President Obama in April 2009 called for the eventual elimination of nuclear weapons worldwide and pledged “concrete steps” toward that end, even while promising to keep remaining U.S. atomic arms “safe, secure and effective.”  Achieving the goal of zero nuclear arms might not be possible within his lifetime, he acknowledged.  The Defense Department’s 2010 Nuclear Posture Review reflected the dual approach, to include robust modernization of atomic forces and infrastructure.  The underlying current, though, has been an assumption that to at least some degree, conventional weapons might assume an increased share of the security role accorded nuclear weapons over the past several decades.  “Fundamental changes in the international security environment in recent years -- including the growth of unrivaled U.S. conventional military capabilities, major improvements in missile defenses, and the easing of Cold War rivalries -- enable us” to deter potential adversaries and reassure friends and partners “at significantly lower nuclear force levels and with reduced reliance on nuclear weapons,” the 2010 review document states.  Recent news reports suggested that the Obama administration is contemplating a variety of options for fresh nuclear-warhead reductions in coming years, perhaps a small dip to 1,100 warheads or dropping even as low as 300 (see GSN, Feb. 15).  Any significant cuts would likely be negotiated with Russia rather than taken unilaterally.  Administration officials have acknowledged that they are studying future arms control options but would not confirm the numerical caps under consideration.  The U.S.-Russian New START agreement, which entered into force last year, by 2018 limits each side to 1,550 deployed strategic warheads and 700 fielded delivery systems.  Speaking at the same three-day conference this month, the Pentagon’s top policy official said new nuclear arsenal reductions would be possible, thanks to modern conventional bomb and missile technologies that offer the precision and firepower to attack a larger set of targets than ever before.  A “long-term trend” in U.S. national security strategy has been to enhance conventional capabilities so much that Washington now relies less on nuclear weapons’ massive blast potential than in previous decades, said James Miller, acting Defense undersecretary for policy.  The White House has nominated him to serve permanently in the position.  Under the current administration, the gradual shift from nuclear toward conventional deterrence is “a matter of policy and I think has very broad support in the Department of Defense,” he said, speaking on Feb. 15. Miller cited the Pentagon’s effort to develop conventionally armed “prompt global strike” technologies as a step toward strengthening non-nuclear forces for “a key part of deterrence,” along with missile defenses.  Pentagon leaders see the prompt-strike mission as allowing for conventional weapons that could reach distant targets in less than an hour, “a capability that’s only been available previously with nuclear-armed strategic missiles,” Miller noted.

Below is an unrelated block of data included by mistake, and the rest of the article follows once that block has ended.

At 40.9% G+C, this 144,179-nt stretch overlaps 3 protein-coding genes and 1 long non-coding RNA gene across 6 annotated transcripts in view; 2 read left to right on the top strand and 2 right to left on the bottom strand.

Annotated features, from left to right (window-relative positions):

“DOD has no plans at this time to replace nuclear warheads on ICBMs or SLBMs with conventional warheads, but we continue to look at the full range of options,” he said. Options do appear to include a new effort to design a conventionally armed ballistic missile for possible fielding aboard Virginia-class attack submarines (see GSN, Jan. 27).  Other ongoing prompt global strike efforts comprise Army, Air Force and Navy projects to develop ballistic or boost-glide technologies, some of which could potentially maneuver at hypersonic speeds into targets half a world away.  Air Force Gen. Robert Kehler, who heads Strategic Command, is “very interested in having increased conventional strike capability,” Weaver said at the recent event, a “Nuclear Deterrence Summit” sponsored by the Exchange Monitor publications.  “There are scenarios where promptness matters. …. But again, not as an alternative to nuclear arms.”

 
The Pentagon has considered fielding a relatively small number of conventional global-strike weapons at any one time, once they are developed and built.   Before his military retirement last year, the previous top strategic commander, Gen. Kevin Chilton, directed the Air Force to plan for a single Conventional Strike Missile to be put on alert at Vandenberg Air Force Base in California, with two spares held in reserve (see GSN, June 24, 2011; and Sept. 3, 2008).  His predecessor in the job, the since-retired Gen. James Cartwright, imagined perhaps as many as two dozen submarine-based conventional prompt-strike weapons kept on alert (see GSN, Nov. 7, 2008).  That plan, however, ran into serious congressional opposition based on concerns that a conventional ballistic missile launch from a nuclear-armed submarine could trigger a hasty and potentially disastrous response from a future Russia or China (see GSN, June 16, 2011).  The global-strike weapons would ostensibly be used only against pressing targets that no other U.S. conventional forces, like Air Force bombers or Navy carrier-based aircraft, could reach in rapid fashion.  The notion that these conventional weapons are more plausibly usable could make them a more effective deterrent than nuclear arms, advocates argue.  Scenarios in which a conventional prompt global strike weapon might be launched include the detection of a key terrorist leader at a safe house or an imminent enemy ballistic missile threat to the United States or its allies, according to Defense officials.  “I think [Gen. Kehler] would agree fully with what Gen. Cartwright said” about developing a conventional ballistic missile capability for a small number of such urgent contingencies, Weaver said.  “What I don’t think he agreed with Gen. Cartwright on is that there’s a significant portion of what we currently use nuclear weapons to do -- both in a deterrence role and in a response role -- that can be replaced with conventional weapons, in any kind of a cost-effective or meaningful way.”  Cartwright, now at the Center for Strategic and International Studies, this week declined comment on the matter.  As the first Marine to head Strategic Command -- serving there from 2004 to 2007 -- Cartwright challenged the long-held taboo against discussing publicly the political and ethical problems associated with actually detonating nuclear weapons in combat.  Though he never called for nuclear abolition, the four-star general actively sought conventional alternatives that he saw as more practical and effective tools for a U.S. president (see GSN, May 28, 2008).